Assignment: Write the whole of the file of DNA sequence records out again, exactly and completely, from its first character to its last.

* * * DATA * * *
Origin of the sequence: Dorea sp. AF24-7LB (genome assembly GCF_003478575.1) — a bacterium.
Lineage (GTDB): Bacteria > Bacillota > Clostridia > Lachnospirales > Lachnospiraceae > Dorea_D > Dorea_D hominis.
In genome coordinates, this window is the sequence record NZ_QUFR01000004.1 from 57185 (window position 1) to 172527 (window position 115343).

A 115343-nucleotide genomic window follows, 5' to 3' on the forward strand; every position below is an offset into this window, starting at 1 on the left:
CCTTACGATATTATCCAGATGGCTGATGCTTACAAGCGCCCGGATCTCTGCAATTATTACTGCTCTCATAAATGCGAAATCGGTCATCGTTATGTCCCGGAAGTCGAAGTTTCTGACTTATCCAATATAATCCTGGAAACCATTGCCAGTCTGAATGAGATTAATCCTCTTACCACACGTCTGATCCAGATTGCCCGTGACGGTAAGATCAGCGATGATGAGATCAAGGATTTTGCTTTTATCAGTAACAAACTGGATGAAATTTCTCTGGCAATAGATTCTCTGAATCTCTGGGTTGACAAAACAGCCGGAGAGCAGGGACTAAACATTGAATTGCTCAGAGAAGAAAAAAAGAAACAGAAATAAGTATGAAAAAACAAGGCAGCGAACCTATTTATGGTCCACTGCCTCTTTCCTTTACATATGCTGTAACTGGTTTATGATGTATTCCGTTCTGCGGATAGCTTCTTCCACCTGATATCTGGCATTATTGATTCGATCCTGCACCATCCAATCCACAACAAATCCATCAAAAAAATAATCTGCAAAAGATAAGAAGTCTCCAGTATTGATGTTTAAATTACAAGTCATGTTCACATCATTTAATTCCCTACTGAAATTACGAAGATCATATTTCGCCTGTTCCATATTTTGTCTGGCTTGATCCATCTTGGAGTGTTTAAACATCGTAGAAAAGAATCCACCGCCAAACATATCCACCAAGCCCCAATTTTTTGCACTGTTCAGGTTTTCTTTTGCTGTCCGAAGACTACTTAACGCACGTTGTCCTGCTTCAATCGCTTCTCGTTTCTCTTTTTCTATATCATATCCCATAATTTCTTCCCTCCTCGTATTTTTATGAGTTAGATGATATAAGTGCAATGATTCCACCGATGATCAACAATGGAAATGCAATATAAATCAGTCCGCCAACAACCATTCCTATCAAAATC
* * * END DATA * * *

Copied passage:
Origin of the sequence: Dorea sp. AF24-7LB (genome assembly GCF_003478575.1) — a bacterium.
Lineage (GTDB): Bacteria > Bacillota > Clostridia > Lachnospirales > Lachnospiraceae > Dorea_D > Dorea_D hominis.
In genome coordinates, this window is the sequence record NZ_QUFR01000004.1 from 57185 (window position 1) to 172527 (window position 115343).

A 115343-nucleotide genomic window follows, 5' to 3' on the forward strand; every position below is an offset into this window, starting at 1 on the left:
CCTTACGATATTATCCAGATGGCTGATGCTTACAAGCGCCCGGATCTCTGCAATTATTACTGCTCTCATAAATGCGAAATCGGTCATCGTTATGTCCCGGAAGTCGAAGTTTCTGACTTATCCAATATAATCCTGGAAACCATTGCCAGTCTGAATGAGATTAATCCTCTTACCACACGTCTGATCCAGATTGCCCGTGACGGTAAGATCAGCGATGATGAGATCAAGGATTTTGCTTTTATCAGTAACAAACTGGATGAAATTTCTCTGGCAATAGATTCTCTGAATCTCTGGGTTGACAAAACAGCCGGAGAGCAGGGACTAAACATTGAATTGCTCAGAGAAGAAAAAAAGAAACAGAAATAAGTATGAAAAAACAAGGCAGCGAACCTATTTATGGTCCACTGCCTCTTTCCTTTACATATGCTGTAACTGGTTTATGATGTATTCCGTTCTGCGGATAGCTTCTTCCACCTGATATCTGGCATTATTGATTCGATCCTGCACCATCCAATCCACAACAAATCCATCAAAAAAATAATCTGCAAAAGATAAGAAGTCTCCAGTATTGATGTTTAAATTACAAGTCATGTTCACATCATTTAATTCCCTACTGAAATTACGAAGATCATATTTCGCCTGTTCCATATTTTGTCTGGCTTGATCCATCTTGGAGTGTTTAAACATCGTAGAAAAGAATCCACCGCCAAACATATCCACCAAGCCCCAATTTTTTGCACTGTTCAGGTTTTCTTTTGCTGTCCGAAGACTACTTAACGCACGTTGTCCTGCTTCAATCGCTTCTCGTTTCTCTTTTTCTATATCATATCCCATAATTTCTTCCCTCCTCGTATTTTTATGAGTTAGATGATATAAGTGCAATGATTCCACCGATGATCAACAATGGAAATGCAATATAAATCAGTCCGCCAACAACCATTCCTATCAAAATC